PRIME AND COMPOSITE NUMBERS, FACTORS |

**What is Factoring?**

To factor a number, we express it as a **product** of other **numbers** that **multiply** to give the original number. **Usually**, but not always, we use **whole numbers, called integers** for factoring.

For example, we can factor **12** as **2** × **6**, **3** × **4**, or **12** × **1**.

And we can factor **18** as **2** × **9**, **3** × **6**, or **18** × **1**

Rarely would we factor **18** as **½** × **36**, however, it might be useful in some cases.

**Factoring** is an extremely important mathematical technique, since it lets us break down large numbers and complicated algebraic expressions into a simplified **product** form, which helps us solve mathematical questions.

The one thing to always remember about factoring is that

**the product of the factors must equal the original number or expression**.

In other words, **if you multiply out the factors, you should get exactly what you started with**. Obviously, then, we HAVE TO KNOW OUR MULTIPLICATION TABLES (*oh no!!*) -- if we want to factor numbers correctly.

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**Prime and Composite Numbers and Their Factors**

** definitions:
**1) The

2) A ** prime number** is a whole number (integer) whose

So 2, 3, 5, 7, and 11 are prime numbers since 2 = 2 × 1, 3 = 3 × 1, etc.

Since any **even number** can be divided by **2**, it **is the only even prime** number.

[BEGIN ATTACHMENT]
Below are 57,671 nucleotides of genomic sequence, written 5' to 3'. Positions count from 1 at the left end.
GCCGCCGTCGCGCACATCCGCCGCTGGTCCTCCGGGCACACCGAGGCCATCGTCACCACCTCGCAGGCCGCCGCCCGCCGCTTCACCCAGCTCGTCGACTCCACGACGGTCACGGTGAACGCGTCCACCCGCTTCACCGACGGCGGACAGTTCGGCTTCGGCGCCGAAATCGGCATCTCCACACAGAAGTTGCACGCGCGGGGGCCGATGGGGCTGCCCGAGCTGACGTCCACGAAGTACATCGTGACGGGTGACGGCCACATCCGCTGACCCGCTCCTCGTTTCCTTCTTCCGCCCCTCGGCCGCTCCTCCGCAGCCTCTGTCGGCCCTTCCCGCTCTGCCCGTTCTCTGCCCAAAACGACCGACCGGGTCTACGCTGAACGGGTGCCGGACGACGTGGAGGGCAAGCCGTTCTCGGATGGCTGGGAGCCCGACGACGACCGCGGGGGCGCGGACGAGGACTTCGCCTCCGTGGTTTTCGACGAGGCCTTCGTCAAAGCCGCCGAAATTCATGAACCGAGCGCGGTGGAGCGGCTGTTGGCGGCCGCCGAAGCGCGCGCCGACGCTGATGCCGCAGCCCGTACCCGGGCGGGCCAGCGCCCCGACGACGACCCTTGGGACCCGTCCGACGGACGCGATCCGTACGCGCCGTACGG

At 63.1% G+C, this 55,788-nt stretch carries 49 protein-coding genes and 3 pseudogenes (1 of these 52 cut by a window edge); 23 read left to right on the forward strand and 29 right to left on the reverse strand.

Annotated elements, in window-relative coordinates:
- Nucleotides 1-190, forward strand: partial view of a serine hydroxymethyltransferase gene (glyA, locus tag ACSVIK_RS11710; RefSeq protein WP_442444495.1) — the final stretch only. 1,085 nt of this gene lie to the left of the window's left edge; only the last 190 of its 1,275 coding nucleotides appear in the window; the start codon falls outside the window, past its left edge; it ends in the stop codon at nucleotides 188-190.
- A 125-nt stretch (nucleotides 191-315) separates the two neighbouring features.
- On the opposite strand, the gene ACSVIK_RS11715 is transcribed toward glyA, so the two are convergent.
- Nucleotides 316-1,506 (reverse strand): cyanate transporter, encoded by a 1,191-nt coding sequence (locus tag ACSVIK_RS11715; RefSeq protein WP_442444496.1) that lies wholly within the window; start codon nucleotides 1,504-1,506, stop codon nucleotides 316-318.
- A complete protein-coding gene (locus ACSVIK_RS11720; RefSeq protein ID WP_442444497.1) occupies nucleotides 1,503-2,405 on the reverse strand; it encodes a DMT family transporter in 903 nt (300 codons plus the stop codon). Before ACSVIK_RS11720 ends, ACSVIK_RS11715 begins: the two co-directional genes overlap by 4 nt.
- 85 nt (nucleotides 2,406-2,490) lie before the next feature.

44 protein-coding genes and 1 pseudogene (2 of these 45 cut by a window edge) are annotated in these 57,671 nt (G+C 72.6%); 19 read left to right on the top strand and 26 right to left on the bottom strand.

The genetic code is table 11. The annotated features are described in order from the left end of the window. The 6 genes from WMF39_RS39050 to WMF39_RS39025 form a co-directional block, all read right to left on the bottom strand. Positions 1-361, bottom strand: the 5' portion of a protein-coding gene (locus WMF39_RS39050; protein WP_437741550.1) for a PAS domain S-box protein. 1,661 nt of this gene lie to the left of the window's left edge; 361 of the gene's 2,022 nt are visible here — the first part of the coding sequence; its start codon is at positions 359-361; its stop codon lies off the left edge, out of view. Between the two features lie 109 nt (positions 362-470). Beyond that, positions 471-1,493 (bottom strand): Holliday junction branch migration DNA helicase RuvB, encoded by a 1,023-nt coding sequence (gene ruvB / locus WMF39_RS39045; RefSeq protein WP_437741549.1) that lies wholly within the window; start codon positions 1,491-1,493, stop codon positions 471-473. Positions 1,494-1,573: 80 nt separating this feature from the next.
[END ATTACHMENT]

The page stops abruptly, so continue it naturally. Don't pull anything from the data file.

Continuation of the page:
All prime numbers bigger than 2 **are odd numbers**.

Here are all the prime numbers between 2 and 100:

2, 3, 5, 7, 11, 13, 17, 19, 23, 29, 31, 37, 41, 43, 47, 53, 59, 61, 67, 71, 73, 79, 83, 89 and 97.

3) A ** composite number** can be expressed as a

Any even number bigger than 2 is a **composite number**.

4) The **prime factors **of a number are the **prime numbers** that are **factors** of the given number.

So the **prime factors** of **12** are **1, 2**, and **3** since **1**** ****×**** 2 ****×**** 2 ****×**** 3 **= **12**.

And, since **2 ****×**** 2** = 2², we could and should write the factors of 12 as **1 ×**** 2²****×**** 3**

**Example**: **6 and 3** or **9 and 2** are factors of 18, but if we want the **prime factors**,

we would have to write **6 **as 3 **×**** 2** and we'd make **9** = **3**** × ****3**,

because both **6 and 9 are composite** numbers.

**The prime factors of 18 are 3 and 2** because 18 is the **product of** **3² ****×**** 2**.

**Example**: We know that **7 and 3 are factors of 21** but they're also **prime factors**

of 21, since both **7 and 3 are prime** numbers.

5) The numbers **0 and 1 are neither prime nor composite**.

Now get a pencil, an eraser and a note book, copy the questions,

do the **practice** exercise(s), then **check your work** with the solutions.

If you get stuck, review the examples in the lesson, then try again.

**Practice Exercise 1:**

1) Express these numbers as the product of 2 factors. Make one of them a prime number:

a) 25 | b) 93 | c) 50 | d) 24 | e) 34 | f) 63 |

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**2) **Express the numbers above as the product of **only prime factors**. (use your answer from #1).

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**( solutions )**

Now continue with the lesson.

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**Greatest Common Factor (GCF)**

The ** Greatest Common Factor** (GCF) of a set of

since it is

**All the numbers** in the set **can be divided by** or

**are divisible by** the **Greatest Common Factor**.

** Example:** Because

2, 3, and 6 are common factors of 6 and 12 .

We name "6" -- the

will divide into both 6 and 12 to give a whole number (integer) quotient

**Example:** 2 is a common factor of 4 and 8 but 4 is the **Greatest Common** Factor.

**Hint:
**Since we're looking for the

So if we're factoring 26 and 39 to find their

26 = 13 × 2 and 39 = 13 × 3, so GCF = 13.

Now get a pencil, an eraser and a note book, copy the questions,

do the **practice** exercise(s), then **check your work** with the solutions.